I know you’re used to going it alone, but you don’t have to.
Get the support you need today. Visit us at, to schedule your complimentary consultation. Again, that’s, because you’re not in this alone.

Introducing Physician Outlook: A Magazine for Physicians

[14:43] We’ll get back to our interview in just a moment, but right now, I want to tell you a little bit about Physician Outlook.
If you haven’t discovered this remarkable magazine, please do so very soon.
It was created by physicians for physicians to showcase the intersection between clinical and non-clinical interests.
Whether it’s writing, painting, cooking, politics, and dozens of other topics, Physician Outlook gives a physician perspective.
It’s available online and in print. It’s really unique among physician lifestyle magazines, and like the Prescription for Success podcast, Physician Outlook amplifies the voice of any physician who has something to say.
It also engages patients who still believe in physician-led, team-based care.
And Prescription for Success listeners can get three months free when you enter our promo code RX4Success and select the monthly option at checkout.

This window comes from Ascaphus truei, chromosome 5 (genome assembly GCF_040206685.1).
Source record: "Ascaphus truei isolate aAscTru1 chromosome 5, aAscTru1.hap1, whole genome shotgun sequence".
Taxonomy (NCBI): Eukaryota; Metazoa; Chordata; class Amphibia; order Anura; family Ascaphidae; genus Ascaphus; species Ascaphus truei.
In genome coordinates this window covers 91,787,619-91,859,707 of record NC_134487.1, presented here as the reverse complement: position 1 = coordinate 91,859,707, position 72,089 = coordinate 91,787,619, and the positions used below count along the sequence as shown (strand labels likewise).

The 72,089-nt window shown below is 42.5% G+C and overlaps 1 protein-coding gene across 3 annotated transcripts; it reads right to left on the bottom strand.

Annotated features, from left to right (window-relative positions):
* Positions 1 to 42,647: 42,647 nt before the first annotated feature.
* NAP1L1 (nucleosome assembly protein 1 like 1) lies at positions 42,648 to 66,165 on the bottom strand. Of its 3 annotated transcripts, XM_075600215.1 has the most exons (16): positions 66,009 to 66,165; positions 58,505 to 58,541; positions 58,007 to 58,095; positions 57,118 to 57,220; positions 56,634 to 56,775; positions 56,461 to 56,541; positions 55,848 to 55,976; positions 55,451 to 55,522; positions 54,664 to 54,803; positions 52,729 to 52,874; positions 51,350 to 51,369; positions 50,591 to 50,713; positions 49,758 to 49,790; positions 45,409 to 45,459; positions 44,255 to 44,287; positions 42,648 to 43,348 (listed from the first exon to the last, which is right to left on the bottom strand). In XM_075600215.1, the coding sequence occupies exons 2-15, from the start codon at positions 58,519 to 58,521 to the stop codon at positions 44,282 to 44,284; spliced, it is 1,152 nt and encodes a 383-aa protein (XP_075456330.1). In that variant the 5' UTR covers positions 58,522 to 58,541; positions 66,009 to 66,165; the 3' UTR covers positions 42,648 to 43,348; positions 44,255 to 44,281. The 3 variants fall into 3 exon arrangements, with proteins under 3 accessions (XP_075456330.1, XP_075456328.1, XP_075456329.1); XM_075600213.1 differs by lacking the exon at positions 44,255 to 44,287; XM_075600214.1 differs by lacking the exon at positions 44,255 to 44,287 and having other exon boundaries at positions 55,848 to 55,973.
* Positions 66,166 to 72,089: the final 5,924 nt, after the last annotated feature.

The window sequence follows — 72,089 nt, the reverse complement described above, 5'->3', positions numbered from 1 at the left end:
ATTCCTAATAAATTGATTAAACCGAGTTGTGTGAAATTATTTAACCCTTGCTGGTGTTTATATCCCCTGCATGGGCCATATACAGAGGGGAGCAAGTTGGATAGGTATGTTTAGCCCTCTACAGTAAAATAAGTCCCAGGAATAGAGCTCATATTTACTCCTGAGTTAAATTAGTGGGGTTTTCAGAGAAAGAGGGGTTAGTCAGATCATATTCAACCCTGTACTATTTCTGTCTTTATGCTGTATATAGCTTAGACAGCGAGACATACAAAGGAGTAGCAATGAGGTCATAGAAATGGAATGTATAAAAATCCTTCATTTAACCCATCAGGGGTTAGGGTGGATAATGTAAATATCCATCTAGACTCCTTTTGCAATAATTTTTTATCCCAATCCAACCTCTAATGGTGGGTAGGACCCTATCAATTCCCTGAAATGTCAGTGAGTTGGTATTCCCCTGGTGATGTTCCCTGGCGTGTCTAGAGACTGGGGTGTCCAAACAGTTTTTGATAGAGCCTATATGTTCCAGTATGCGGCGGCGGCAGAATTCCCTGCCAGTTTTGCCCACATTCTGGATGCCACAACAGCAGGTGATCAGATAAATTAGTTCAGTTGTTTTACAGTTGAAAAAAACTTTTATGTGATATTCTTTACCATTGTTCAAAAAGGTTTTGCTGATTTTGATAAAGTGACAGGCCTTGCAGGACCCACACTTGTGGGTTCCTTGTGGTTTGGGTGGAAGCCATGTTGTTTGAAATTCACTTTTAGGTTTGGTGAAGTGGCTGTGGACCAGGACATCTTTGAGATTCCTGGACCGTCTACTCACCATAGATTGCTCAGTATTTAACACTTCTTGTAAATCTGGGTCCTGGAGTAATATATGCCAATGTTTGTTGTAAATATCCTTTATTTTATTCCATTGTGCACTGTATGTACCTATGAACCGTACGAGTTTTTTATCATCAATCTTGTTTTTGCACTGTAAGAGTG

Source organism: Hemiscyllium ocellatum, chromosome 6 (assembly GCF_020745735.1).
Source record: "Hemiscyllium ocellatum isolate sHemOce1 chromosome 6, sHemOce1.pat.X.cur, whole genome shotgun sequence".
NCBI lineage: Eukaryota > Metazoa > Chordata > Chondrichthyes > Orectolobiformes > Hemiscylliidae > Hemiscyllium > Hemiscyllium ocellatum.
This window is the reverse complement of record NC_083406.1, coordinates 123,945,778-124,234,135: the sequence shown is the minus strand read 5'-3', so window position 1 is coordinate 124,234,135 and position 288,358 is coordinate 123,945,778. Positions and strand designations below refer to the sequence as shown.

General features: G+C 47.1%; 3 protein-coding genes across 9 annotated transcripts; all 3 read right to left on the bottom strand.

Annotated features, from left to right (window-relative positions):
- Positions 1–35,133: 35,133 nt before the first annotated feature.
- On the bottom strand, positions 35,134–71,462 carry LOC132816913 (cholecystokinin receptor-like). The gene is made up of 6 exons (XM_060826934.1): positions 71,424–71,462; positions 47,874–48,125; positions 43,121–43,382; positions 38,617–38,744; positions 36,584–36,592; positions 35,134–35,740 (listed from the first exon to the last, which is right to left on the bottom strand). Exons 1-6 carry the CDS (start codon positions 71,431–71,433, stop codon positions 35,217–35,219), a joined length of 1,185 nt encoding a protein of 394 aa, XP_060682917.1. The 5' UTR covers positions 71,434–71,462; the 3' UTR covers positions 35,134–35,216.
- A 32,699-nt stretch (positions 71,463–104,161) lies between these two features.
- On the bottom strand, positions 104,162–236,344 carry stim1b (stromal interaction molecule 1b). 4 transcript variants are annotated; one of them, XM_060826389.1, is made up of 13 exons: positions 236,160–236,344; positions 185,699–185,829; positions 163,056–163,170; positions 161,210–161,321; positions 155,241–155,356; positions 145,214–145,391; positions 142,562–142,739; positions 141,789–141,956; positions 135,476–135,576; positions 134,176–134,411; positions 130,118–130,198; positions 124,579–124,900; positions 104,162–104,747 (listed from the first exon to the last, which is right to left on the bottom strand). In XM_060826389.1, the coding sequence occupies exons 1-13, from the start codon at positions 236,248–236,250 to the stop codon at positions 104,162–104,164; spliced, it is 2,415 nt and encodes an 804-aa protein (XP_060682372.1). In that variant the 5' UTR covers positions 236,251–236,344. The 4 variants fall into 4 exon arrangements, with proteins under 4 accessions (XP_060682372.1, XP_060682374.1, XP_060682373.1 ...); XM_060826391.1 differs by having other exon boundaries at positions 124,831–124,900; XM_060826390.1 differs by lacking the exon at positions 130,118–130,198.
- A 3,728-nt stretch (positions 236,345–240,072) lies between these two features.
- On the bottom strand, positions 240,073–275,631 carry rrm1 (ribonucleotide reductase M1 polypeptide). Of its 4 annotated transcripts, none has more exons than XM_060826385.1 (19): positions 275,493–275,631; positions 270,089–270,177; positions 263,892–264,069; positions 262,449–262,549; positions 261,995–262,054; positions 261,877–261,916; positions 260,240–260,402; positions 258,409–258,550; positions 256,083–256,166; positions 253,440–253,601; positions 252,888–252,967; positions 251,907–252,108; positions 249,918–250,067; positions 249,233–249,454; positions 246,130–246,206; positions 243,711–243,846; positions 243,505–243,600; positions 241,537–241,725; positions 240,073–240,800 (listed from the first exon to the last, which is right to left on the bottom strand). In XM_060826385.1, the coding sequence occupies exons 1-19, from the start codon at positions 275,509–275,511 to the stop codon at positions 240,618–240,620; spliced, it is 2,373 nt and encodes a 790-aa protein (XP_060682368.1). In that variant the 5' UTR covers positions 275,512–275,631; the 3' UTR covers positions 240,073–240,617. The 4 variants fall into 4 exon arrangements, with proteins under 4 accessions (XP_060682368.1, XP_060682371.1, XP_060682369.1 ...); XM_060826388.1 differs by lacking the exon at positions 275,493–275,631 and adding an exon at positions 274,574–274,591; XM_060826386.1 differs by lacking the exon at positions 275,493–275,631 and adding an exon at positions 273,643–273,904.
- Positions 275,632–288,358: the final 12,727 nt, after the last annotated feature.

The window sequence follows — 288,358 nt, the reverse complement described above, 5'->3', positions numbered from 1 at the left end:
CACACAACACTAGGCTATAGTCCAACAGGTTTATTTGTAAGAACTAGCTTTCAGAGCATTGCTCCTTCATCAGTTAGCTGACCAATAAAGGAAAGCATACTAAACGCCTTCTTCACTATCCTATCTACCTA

That’s a really great deal on this stunning publication.
And now, let’s get back to today’s interview.

Bridging the Gap of Communication through Satire

[15:52] You know, it sounds, Peter, like one of your goals with the comic strip is actually bridging that gap of communication.
It’s informing those who don’t really understand the other side a little bit more about the way that they think.
Yeah, definitely. And again, just going to my book, I have a chapter dedicated to nothing but that and how we can improve that communication.
And some of those, you know, interventions include putting yourself in the other person’s shoes.
We’re starting to see administrators shadow physicians to see what the day in the life is, right?